Chris Bohjalian is one of my favorite authors, and I believe he is one of our greatest storytellers. I am always excited when he publishes something new. This book, his latest, is marketed as a mystery thriller. But Bohjalian is such a gifted writer I prefer to say that this is a literary thriller (his novels always improve my vocabulary even though I need to stop reading to look up the meaning of a word). This tale reminds me of an old foreign film, meaning that the pace is slow (unlike most thrillers), but worth the wait. Our location is a small Vermont town. I love when he writes stories located in rural Vermont, since I live there in the summers and get a kick out of local references. The book begins in early 2000. Remember our Y2K fear when we were all waiting for computers to crash? Or when there were no smart phones or social media? This is important to the plot, as the story is about a missing woman, and how much harder it was just 17 years ago to search for a missing person.
In a family of four, father, mother, and their 21-year-old and 12-year-old daughters–it is the mother who goes missing. The mother also happens to be a sleepwalker, of which the whole town is aware. The mother and the rest of the family are ashamed of her public sleepwalking. The tale raises provocative questions about what goes on in our minds during the eerie period when we are not really sleeping and not really awake. I learned much about sleep disorders, and our unconscious sexual state. I actually googled the phenomenon to make sure Bohjalian wasn’t making them seem more bizarre than they actually are. He didn’t.
The 21-year old daughter is the narrator throughout the story. She is an amateur magician. It took me awhile to understand that her magic has a connection to her mom’s magical state of sleepwalking. Once her mom goes missing, she does not return to college. Instead she stays home and takes on the role of housewife and mother. I found this to be unnerving. The author chooses to leave the reader wondering if she was being a supportive family member, if she was in a depressed state, or if her new responsibilities where making her feel delusional. I felt it was a bit of all three. Again, I thought about her job as an amateur magician, and the mysterious and delusions of magic.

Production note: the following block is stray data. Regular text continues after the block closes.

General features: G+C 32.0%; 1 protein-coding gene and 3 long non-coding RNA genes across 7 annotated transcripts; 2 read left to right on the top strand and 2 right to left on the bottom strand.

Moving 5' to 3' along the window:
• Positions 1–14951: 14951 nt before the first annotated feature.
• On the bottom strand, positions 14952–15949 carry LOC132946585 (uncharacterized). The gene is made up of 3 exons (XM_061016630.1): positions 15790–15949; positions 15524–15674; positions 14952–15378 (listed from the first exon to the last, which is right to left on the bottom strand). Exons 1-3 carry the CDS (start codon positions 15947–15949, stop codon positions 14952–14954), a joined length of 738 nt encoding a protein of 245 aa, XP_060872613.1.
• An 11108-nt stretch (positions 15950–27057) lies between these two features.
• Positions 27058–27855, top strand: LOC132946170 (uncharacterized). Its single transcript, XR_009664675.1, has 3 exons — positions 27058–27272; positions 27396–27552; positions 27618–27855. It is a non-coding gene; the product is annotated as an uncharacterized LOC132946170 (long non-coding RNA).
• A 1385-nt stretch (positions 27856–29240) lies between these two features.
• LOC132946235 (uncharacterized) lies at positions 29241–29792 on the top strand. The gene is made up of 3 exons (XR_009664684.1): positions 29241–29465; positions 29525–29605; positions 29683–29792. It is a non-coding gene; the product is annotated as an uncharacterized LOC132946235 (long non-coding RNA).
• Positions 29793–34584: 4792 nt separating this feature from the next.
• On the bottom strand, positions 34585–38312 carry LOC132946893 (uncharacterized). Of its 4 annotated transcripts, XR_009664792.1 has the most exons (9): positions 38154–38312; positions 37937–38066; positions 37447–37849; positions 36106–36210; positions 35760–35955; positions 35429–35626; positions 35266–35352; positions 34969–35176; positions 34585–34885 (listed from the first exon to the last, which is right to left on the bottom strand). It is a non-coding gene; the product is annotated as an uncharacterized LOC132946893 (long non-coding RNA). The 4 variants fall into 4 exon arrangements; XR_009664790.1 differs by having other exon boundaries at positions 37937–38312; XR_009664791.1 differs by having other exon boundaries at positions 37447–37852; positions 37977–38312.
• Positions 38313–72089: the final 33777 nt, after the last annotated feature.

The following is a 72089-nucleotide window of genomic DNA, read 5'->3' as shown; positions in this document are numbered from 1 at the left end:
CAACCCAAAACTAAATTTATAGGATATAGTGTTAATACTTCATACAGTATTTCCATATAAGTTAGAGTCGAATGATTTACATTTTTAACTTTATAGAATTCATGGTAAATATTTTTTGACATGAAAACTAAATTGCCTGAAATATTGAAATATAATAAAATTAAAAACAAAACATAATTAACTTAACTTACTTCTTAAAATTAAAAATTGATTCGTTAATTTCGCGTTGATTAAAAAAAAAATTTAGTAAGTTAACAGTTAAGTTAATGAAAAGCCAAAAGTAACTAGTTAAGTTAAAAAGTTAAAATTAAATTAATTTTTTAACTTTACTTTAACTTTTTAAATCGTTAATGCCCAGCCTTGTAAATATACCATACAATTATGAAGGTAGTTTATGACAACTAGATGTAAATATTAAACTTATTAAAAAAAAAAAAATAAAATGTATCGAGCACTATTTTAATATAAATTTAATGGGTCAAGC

I was a tad disappointed when the elder daughter begins a probably unethical relationship with a detective on the case. And as the family secrets are slowly revealed, I found it hard to believe that she would not end the relationship with him (if I explain more here it will be a spoiler). But I tried to remember that this character was only 21-years-old, at an age when most of us are not thinking clearly about love affairs. Still, I didn’t think the affair was needed in the plot. There were so many suspicious persons and reasons that may have been involved in wanting her mother to disappear or be killed. I felt the romance made this superior novel a bit more like a classic detective story yarn. But maybe that is just me as I do not care for the genre of contemporary romance. All in all, the author gives us another knockout story with Hitchcockian suspense. The ending had me going back to see if I could find the clues that I missed.
Find all my reviews at https://www.goodreads.com/review/list/4793025-martie-nees-record?shelf=read